Every network currently airing boxing, regardless of platform, has ceded programming directly to promoters, the equivalent of putting Ted Bundy in charge of the entertainment. It is almost as if executive suits are unaware of the longstanding reputations of promoters as shysters and chiselers. The modern godfather of promotional chicanery (slightly ahead of Bob Arum) is Don King, who once summed up boxing as well as anybody ever has: “You can’t believe anything anybody tells you in boxing. The business is predicated on lies. You are dealing with people who very rarely tell the truth.” Yet moneyed corporations have given carte blanche to promoters to do as they will. These are more than just output deals—King had plenty of pushback from Jay Larkin at Showtime during the mid-1990s, for example—they are attempts at creating in-house parallel universes.
At one time top fighters fought each other because such matchups produced the most revenue for everyone involved. Now, most fights generate nothing tangible outside of potential subscriptions. A promoter was once a figure whose livelihood depended on producing events that appealed to a paying public. That definition has long verged on obsolete and it will further fade due to this new era of completely underwritten fight cards produced solely at the haphazard discretion of promoters.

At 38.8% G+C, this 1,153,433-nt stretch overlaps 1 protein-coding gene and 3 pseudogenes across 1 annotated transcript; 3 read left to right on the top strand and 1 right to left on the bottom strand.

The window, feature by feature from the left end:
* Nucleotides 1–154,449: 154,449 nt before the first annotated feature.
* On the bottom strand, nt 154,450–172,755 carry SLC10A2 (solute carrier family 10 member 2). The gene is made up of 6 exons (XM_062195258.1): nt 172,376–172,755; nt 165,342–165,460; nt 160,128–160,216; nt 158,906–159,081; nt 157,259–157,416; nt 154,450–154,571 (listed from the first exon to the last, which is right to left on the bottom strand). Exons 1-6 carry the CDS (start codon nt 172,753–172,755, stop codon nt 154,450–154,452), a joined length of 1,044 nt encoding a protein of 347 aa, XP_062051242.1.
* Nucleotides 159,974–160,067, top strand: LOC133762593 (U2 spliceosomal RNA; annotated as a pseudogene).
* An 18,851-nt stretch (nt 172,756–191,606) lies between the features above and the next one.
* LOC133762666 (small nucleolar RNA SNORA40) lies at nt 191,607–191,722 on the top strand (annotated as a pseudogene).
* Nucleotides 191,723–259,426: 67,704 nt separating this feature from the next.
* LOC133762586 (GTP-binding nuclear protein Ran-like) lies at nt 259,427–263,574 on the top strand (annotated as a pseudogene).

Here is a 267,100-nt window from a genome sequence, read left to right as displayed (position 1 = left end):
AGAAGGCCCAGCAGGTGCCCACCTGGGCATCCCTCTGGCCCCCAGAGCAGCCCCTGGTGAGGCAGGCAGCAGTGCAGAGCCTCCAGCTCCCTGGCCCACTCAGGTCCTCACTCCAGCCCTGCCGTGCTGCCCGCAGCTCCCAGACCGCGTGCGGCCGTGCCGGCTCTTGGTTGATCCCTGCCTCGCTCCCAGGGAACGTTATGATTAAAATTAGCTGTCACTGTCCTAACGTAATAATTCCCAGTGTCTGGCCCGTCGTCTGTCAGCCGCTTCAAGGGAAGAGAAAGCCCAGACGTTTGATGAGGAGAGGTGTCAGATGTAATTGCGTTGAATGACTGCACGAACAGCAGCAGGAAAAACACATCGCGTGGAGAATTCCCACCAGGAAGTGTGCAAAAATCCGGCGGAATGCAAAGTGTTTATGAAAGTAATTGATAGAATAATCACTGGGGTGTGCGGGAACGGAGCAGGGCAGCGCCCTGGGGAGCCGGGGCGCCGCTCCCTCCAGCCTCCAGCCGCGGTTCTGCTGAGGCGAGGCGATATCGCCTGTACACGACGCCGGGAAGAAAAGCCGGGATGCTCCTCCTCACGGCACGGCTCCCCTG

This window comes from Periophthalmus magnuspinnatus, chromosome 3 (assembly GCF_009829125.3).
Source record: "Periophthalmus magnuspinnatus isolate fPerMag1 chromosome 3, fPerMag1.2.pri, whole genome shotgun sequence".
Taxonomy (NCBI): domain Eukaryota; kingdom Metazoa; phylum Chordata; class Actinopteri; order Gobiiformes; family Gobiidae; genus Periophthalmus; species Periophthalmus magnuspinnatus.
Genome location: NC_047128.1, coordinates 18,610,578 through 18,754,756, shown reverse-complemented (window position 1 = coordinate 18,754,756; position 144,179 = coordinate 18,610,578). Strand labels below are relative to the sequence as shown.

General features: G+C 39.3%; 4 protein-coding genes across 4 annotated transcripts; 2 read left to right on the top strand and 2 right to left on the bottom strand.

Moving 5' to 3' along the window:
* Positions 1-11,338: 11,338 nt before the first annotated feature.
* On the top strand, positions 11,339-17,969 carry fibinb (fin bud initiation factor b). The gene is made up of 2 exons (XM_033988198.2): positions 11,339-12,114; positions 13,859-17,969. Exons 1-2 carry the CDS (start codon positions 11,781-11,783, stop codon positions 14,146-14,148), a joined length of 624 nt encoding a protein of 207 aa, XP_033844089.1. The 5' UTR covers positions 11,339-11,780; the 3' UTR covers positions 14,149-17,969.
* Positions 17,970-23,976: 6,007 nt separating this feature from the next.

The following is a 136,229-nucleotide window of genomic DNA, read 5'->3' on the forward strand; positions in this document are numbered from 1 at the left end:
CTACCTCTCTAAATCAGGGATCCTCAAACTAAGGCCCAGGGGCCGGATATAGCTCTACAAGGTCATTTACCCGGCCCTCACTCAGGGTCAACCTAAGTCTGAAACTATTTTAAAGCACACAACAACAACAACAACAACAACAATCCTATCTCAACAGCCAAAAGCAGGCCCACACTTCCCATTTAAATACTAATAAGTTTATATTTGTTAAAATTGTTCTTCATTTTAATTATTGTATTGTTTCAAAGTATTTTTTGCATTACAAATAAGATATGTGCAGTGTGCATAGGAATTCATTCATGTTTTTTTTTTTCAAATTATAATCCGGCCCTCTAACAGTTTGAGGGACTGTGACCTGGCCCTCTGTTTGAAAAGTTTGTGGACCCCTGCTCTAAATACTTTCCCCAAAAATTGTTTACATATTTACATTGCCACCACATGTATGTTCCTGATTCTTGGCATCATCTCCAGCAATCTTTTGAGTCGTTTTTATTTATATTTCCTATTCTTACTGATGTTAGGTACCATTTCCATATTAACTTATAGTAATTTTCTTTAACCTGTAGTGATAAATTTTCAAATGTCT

There are still fighters who have proven themselves eager for competition: Oleksandr Usyk, Gennady Golovkin, Saul Alvarez, Srisaket Sor Rungvisai, and Shawn Porter. And there are still solid matches signed and delivered (such as Wilder-Fury and Lomachenko-Pedraza) but overkill coverage means a future of undistinguished fights and fighters, (think Broner) whose profiles far exceed their accomplishments.
All fighters have had the same dreams for as long as boxing has been in the mainstream. Is it possible that these dreams seem smaller than ever?
THE MAGIC MAN TALKS BOXING: MY INTERVIEW WITH MARLON STARLING, by Mike Silver, Boxing Over Broadway